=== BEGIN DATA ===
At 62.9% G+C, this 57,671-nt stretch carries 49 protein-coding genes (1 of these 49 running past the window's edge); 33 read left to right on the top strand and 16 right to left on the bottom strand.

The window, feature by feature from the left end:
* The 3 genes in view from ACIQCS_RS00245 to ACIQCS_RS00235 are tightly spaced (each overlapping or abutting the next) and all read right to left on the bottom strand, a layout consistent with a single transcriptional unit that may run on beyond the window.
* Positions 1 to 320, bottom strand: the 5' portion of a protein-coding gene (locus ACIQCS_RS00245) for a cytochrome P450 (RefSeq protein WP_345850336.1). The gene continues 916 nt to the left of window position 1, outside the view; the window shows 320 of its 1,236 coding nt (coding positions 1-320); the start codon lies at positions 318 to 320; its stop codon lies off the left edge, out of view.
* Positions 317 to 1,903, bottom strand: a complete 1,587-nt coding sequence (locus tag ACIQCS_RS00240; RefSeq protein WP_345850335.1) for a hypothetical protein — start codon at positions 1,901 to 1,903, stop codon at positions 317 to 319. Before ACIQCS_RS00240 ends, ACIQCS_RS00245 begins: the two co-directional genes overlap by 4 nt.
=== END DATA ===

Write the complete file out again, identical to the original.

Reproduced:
At 62.9% G+C, this 57,671-nt stretch carries 49 protein-coding genes (1 of these 49 running past the window's edge); 33 read left to right on the top strand and 16 right to left on the bottom strand.

The window, feature by feature from the left end:
* The 3 genes in view from ACIQCS_RS00245 to ACIQCS_RS00235 are tightly spaced (each overlapping or abutting the next) and all read right to left on the bottom strand, a layout consistent with a single transcriptional unit that may run on beyond the window.
* Positions 1 to 320, bottom strand: the 5' portion of a protein-coding gene (locus ACIQCS_RS00245) for a cytochrome P450 (RefSeq protein WP_345850336.1). The gene continues 916 nt to the left of window position 1, outside the view; the window shows 320 of its 1,236 coding nt (coding positions 1-320); the start codon lies at positions 318 to 320; its stop codon lies off the left edge, out of view.
* Positions 317 to 1,903, bottom strand: a complete 1,587-nt coding sequence (locus tag ACIQCS_RS00240; RefSeq protein WP_345850335.1) for a hypothetical protein — start codon at positions 1,901 to 1,903, stop codon at positions 317 to 319. Before ACIQCS_RS00240 ends, ACIQCS_RS00245 begins: the two co-directional genes overlap by 4 nt.